‘A deeply researched and well-argued book that locates the roots of Zelensky’s ability to captivate and mobilize the imagination of his fellow citizens in the rise of Ukrainian civic identity.’ — Serhii Plokhy, The Washington Post
With Russian shells raining on Kyiv and tanks closing in, American forces prepared to evacuate Ukraine’s leader. Just three years earlier, his apparent main qualification had been playing a president on TV. But Volodymyr Zelensky reportedly retorted, ‘I need ammunition, not a ride.’ Ukrainian forces won the battle for Kyiv, ensuring their country’s independence even as a longer war began for the southeast.
You cannot understand the historic events of 2022 without understanding Zelensky. But the Zelensky effect is less about the man himself than about the civic nation he embodies: what makes Zelensky most extraordinary in war is his very ordinariness as a Ukrainian.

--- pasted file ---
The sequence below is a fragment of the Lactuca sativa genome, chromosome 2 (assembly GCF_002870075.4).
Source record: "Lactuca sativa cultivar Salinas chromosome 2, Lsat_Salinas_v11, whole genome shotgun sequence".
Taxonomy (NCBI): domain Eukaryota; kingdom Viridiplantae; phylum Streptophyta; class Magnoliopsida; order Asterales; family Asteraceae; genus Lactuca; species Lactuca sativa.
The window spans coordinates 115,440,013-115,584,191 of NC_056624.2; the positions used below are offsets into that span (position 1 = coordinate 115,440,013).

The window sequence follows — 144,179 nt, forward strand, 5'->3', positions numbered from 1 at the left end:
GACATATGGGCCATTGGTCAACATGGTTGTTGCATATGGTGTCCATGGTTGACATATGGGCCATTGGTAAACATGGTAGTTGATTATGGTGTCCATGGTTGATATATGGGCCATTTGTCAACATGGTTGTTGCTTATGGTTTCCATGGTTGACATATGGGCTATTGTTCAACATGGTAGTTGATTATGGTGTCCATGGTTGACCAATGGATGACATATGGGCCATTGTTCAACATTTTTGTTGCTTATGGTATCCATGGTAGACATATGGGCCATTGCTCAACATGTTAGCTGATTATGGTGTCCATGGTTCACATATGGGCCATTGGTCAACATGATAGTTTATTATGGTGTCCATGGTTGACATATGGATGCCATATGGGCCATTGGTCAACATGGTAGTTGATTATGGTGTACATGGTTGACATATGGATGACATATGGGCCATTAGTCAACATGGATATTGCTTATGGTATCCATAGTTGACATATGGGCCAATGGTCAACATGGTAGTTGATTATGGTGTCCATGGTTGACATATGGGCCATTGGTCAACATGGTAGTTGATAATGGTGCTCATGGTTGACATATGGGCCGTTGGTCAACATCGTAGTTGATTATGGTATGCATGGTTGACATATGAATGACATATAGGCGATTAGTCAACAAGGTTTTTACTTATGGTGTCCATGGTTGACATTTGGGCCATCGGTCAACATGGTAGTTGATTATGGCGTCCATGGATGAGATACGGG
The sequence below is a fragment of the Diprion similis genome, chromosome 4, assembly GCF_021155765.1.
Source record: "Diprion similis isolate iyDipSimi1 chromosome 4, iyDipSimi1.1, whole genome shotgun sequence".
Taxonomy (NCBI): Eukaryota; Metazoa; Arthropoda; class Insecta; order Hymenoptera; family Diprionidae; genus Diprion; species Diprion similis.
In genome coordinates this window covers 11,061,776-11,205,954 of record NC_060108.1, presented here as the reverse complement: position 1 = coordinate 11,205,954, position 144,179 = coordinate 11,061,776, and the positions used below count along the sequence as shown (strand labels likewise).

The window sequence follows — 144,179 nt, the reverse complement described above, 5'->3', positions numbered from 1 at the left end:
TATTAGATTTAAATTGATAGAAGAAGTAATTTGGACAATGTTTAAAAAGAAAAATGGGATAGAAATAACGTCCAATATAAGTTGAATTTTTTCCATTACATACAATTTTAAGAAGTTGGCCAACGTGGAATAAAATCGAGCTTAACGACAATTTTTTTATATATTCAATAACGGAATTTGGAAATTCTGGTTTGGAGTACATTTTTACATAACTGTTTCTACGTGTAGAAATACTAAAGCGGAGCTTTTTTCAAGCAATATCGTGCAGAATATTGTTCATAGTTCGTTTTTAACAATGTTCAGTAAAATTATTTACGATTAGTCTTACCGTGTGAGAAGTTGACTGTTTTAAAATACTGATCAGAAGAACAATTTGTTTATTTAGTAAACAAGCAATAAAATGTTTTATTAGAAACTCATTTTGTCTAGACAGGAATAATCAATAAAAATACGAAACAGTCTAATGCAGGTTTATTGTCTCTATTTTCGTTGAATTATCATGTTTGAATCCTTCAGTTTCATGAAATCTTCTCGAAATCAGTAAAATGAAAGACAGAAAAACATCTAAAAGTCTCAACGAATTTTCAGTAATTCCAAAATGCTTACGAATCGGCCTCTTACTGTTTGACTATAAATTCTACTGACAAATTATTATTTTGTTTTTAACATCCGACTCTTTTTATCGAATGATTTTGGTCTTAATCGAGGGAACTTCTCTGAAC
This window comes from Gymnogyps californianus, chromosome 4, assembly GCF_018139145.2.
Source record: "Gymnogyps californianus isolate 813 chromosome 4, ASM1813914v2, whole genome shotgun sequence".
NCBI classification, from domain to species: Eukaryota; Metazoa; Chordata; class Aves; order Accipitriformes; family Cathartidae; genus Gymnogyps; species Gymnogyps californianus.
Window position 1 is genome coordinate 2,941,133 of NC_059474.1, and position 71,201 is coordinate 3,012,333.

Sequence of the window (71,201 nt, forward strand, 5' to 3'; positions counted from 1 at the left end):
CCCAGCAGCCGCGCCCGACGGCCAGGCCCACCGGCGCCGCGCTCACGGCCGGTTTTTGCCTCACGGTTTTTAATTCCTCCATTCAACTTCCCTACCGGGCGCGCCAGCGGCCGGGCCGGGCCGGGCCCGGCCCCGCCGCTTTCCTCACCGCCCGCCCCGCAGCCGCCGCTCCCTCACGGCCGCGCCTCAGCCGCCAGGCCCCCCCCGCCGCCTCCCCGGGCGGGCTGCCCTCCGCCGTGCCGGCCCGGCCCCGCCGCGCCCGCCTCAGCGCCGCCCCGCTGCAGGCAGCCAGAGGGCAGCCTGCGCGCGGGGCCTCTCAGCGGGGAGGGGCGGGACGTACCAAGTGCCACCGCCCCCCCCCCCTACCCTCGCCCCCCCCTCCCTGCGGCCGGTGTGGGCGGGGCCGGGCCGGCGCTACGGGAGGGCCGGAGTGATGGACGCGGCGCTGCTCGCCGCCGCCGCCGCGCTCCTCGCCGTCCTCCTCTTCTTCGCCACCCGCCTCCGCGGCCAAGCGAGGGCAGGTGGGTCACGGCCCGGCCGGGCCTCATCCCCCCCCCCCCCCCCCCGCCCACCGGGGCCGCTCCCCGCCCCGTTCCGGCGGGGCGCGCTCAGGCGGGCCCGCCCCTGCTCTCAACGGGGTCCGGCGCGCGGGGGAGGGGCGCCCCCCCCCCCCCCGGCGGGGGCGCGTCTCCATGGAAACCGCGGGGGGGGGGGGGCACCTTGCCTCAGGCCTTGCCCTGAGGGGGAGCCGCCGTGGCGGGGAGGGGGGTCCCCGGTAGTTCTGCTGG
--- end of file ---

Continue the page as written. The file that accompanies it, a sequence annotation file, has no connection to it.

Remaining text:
The Zelensky Effect explains this paradox, exploring Ukraine’s national history to show how its now-iconic president reflects the hopes and frustrations of the country’s first ‘independence generation’. Interweaving social and political background with compelling episodes from Zelensky’s life and career, this is the story of Ukraine told through the journey of one man who has come to symbolise his country.